NALA WALLA MS, NTP, CGRS Integrative Wellness Ancestral Nutrition | Somatic Griefwork | Cultural Acupuncture



Integrative Wellness

Ancestral Nutrition | Somatic Griefwork | Cultural Acupuncture


Nala Walla is an integrator, a self-described cultural acupuncturist, and wisewoman in the woods. She weaves a holistic and commonsense approach to wellness as a Certified Nutritional Therapist, Grief Recovery Specialist, and Permaculture Designer.   Her compassionate and empowering style of coaching helps to re-pattern deep connections to soul and to place, via human and more-than-human communities.

Foundational work in traditional and ancestral nutrition combines with somatic release techniques to encourage healing and unwinding. Deep attention is given to developing personalized ritual practices which support the grief process and foster ongoing relationship to ancestors.  And frequent group workshops build community and heal the rampant cultural poverty that surrounds us.


I have been a dancer for as long as I can remember. My mom tells me that I was dancing around the house as soon as the doctors removed the casts from my legs. I was born with my feet and legs rotated severely inward, and at the time, it was common medical practice to put such pigeon-toes in casts in a misguided attempt to “fix” them. So, doctors completely immobilized my legs for the first six months or so of my life, a practice which is still unfortunately common. As I look back, I can now see clearly that my path as a dancer was shaped by the need to heal from this early trauma of my legs frozen in casts.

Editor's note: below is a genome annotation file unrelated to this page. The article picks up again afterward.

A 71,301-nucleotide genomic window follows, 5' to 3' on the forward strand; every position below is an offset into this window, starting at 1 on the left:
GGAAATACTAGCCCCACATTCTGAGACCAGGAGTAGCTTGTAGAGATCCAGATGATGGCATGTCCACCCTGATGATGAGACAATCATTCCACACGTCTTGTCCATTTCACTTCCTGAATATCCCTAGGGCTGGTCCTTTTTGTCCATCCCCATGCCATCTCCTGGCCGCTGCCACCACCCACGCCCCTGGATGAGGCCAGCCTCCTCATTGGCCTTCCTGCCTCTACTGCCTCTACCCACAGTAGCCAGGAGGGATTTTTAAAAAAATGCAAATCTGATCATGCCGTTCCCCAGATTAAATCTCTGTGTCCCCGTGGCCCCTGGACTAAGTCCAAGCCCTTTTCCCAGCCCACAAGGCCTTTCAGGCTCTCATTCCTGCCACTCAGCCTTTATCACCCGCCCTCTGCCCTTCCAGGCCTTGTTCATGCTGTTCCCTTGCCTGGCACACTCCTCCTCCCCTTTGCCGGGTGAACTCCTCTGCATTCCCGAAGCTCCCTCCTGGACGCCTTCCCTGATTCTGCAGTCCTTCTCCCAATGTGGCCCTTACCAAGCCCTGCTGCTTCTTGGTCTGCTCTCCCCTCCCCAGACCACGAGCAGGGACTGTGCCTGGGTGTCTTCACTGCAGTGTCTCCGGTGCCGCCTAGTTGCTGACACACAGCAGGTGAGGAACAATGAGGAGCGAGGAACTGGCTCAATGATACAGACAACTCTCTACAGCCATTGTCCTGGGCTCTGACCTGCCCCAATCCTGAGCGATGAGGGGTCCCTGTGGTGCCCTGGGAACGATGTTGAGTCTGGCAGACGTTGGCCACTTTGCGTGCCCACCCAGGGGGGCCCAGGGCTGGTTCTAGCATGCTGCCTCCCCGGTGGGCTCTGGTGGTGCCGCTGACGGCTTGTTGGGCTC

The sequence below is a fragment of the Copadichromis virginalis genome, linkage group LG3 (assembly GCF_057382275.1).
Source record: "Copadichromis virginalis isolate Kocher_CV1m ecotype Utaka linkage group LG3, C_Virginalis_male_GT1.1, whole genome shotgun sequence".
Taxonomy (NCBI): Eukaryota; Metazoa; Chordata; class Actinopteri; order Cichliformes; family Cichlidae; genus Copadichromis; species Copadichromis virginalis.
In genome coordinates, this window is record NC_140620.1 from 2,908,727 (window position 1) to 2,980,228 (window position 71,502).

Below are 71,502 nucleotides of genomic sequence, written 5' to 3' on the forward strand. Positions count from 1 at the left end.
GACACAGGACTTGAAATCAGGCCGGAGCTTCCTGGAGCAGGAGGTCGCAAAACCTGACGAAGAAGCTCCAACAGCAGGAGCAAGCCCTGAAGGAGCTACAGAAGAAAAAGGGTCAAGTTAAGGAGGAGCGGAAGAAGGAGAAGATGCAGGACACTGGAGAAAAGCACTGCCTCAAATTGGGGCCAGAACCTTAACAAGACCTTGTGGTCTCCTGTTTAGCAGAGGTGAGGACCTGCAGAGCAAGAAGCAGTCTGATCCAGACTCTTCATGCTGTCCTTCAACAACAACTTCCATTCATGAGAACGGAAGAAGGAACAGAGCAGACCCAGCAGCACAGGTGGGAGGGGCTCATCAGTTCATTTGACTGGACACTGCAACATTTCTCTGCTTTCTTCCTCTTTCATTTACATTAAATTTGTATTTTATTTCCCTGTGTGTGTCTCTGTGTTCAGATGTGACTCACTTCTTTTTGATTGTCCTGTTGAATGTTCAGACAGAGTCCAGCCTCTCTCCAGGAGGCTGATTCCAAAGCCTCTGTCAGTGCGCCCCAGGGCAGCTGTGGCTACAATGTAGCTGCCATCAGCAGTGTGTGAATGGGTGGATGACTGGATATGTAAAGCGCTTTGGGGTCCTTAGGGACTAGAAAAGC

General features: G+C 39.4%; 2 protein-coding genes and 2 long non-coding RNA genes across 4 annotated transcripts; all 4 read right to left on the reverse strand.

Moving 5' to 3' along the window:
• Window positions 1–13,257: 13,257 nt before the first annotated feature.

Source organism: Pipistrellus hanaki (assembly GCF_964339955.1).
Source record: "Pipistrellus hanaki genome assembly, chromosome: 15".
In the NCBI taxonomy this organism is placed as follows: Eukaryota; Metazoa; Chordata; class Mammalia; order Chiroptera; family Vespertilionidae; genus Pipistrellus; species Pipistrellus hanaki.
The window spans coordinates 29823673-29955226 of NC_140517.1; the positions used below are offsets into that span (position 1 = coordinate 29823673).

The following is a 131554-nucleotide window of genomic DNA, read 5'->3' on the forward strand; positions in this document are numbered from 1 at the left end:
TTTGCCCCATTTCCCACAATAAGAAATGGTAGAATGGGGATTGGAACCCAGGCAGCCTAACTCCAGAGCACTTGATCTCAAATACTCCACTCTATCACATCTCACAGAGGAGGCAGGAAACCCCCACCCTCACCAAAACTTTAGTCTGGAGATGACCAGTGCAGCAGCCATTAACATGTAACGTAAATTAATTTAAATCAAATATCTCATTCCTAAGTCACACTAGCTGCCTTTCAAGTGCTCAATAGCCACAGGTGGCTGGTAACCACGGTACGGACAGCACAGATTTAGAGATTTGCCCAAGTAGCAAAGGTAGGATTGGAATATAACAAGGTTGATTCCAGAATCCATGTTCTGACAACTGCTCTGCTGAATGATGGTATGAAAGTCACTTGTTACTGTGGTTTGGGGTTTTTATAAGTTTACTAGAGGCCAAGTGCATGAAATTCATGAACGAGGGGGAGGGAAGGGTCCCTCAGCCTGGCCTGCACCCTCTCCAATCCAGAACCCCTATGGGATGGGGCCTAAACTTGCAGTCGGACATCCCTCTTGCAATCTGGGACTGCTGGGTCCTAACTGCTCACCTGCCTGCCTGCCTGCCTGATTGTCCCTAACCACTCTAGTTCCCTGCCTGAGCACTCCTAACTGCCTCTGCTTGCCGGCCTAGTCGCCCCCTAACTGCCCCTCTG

Developmental movement research shows that conditions like pigeon-toes or club feet (and many others) are only made worse by confinement such as casting. Babies progress through important growth stages during the first six months of by moving, wiggling, putting toes in mouth, bending, flexing, developing muscle tone. I was denied these early movements which should be the birthright of every human child. The physical problems named above can only be healed through movement—the persisent belief that immobilization can do anything but worsen the problem it quite bizarre. This explains why I have been dancing and singing and playing ever since my casts were removed. I dance to save my life.


On the bright side, this physical trauma has been one of my greatest gifts, as it has guided me towards the rich worlds of art and ritual that I may have missed otherwise. Great limitations and traumas are characteristic of many great healers and teachers.  Somatic pioneer Moshe Feldenkrais developed his work in order to cope with severe dysfunction in his knee.  Learning to view pain as an opportunity and a gift, instead of a disability or scar has become a central practice in my life. And it puts me in community with countless “wounded healers,” with whom I am honored to share company.